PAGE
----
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Dental Care for Cats

Dentists recommend humans brush their teeth twice a day and to have at least one dental check-up a year. Tooth decay, gum disease, and plague build-up are just some of the problems that are easily prevented by a dental hygiene routine – and it is the same for cats.

The seriousness of maintaining dental hygiene cannot be ignored. According to the team at Flinders View Veterinary Surgery, all cats from the age of three are “80% more likely to develop a serious dental disease.” Tartar on the teeth is the main problem vets attribute to these high figures. When tartar or plague is left on the surface of a cat’s teeth the feline’s gums can swiftly become inflamed with a condition more commonly known as gingivitis. Left to further develop gingivitis can result in periodontal disease, which can result in bleeding gums or the loss of teeth. Eventually if bacteria is left unchecked it can spread from the teeth to your cat’s kidneys, heart, lungs, or liver causing irreversible damage.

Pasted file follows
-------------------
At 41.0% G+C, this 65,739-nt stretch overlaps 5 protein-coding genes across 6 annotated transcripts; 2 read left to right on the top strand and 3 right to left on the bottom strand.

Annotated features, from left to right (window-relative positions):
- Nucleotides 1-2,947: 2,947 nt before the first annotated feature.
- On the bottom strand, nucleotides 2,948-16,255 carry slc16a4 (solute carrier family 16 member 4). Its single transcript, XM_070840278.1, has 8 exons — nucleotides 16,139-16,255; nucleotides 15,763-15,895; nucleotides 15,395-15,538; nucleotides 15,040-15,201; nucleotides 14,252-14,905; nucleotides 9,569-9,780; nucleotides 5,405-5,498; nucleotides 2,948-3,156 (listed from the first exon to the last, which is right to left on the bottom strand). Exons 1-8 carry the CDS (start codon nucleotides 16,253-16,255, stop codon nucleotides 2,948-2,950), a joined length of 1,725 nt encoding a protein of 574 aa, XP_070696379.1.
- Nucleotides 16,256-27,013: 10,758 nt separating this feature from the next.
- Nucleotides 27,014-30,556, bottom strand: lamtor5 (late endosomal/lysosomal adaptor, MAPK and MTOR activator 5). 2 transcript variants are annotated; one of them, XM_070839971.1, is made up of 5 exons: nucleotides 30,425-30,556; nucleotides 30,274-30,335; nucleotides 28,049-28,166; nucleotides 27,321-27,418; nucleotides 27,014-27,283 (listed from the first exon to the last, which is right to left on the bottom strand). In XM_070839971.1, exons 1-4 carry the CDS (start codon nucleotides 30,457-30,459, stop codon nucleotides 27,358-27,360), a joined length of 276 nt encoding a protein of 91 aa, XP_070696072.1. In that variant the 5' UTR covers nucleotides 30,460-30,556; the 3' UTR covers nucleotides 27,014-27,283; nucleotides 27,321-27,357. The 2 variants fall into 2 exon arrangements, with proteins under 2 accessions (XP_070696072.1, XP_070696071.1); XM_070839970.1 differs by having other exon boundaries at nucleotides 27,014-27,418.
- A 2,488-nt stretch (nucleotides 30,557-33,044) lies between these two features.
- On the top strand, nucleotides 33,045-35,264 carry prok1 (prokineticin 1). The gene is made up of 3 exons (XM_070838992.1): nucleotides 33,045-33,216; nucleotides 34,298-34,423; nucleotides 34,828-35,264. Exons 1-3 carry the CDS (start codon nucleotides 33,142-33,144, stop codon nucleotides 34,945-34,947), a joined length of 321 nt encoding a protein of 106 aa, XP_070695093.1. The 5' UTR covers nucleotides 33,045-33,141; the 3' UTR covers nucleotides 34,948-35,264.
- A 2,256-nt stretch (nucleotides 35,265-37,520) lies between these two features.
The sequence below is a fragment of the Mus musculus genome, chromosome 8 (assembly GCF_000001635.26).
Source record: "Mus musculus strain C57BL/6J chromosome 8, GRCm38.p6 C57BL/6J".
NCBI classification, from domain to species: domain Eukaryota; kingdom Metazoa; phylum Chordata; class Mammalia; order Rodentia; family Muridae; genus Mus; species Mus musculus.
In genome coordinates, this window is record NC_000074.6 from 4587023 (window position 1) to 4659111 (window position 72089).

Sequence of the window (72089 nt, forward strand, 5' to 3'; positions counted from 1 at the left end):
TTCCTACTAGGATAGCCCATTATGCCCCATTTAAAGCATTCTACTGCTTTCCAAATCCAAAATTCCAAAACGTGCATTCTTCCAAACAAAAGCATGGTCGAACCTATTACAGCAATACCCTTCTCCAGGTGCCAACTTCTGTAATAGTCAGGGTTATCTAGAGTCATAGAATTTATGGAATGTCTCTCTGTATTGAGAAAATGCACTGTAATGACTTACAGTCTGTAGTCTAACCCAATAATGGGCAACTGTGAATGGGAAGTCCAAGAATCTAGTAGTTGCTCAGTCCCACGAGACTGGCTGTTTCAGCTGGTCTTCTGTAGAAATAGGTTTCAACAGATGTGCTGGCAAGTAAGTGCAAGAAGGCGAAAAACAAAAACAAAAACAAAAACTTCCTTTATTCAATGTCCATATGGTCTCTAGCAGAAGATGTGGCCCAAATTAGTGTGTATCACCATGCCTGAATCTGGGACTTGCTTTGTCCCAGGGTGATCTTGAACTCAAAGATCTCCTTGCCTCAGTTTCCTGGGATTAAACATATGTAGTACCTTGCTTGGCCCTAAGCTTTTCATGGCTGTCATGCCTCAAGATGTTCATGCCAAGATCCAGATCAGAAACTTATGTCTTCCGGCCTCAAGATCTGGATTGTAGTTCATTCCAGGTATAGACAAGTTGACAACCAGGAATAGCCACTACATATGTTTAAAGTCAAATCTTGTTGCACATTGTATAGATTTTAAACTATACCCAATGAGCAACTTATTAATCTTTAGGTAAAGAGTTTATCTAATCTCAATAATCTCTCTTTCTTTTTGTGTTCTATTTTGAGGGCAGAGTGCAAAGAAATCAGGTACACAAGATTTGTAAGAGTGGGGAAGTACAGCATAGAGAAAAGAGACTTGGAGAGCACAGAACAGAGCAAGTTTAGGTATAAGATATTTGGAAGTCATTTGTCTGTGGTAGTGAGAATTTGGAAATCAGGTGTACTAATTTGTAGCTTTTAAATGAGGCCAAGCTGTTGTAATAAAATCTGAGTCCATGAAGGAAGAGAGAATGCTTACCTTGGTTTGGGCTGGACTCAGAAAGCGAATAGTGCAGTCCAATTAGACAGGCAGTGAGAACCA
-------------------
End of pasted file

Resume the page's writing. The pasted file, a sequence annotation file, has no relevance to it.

There are thankfully several points where an observant cat owner can intervene before such damage takes place. Noticing the signs of dental disease is the first line of defence against it. Symptoms include bad breath, drooling, pawing at the mouth, red gums, or a change in eating patterns such a refusing or dropping food.

Vets also recommend a regular hygiene routine that includes brushing your beloved pet’s teeth. It is also important to ensure you do not forget to massage their gums in order to reduce the risk of gum disease.

Brushing your cat’s teeth can be difficult, as cats are usually reluctant to let owner’s do so. It is best to introduce brushing slowly to your pet: start by simply using your finger to ‘brush’ your pet’s mouth. Once they appear willing to allow this you can begin adding tooth paste and eventually a brush – a cat toothbrush or a child’s toothbrush can work well given their size.

It is important to remain patient throughout. Be gentle and reassure your pet whenever possible.

If tartar remains present on their teeth booking a professional descale and polish is the best course of action in order to prevent both pain and further dental disease. Many veterinary practices have free dental checks or discounted cleans for such a purpose. Further recommendations include dental toys and a dental diet with dry biscuits both designed to remove tartar and maintain teeth cleanliness. Please remember that all dental diets should be given only at the advice of your vet.


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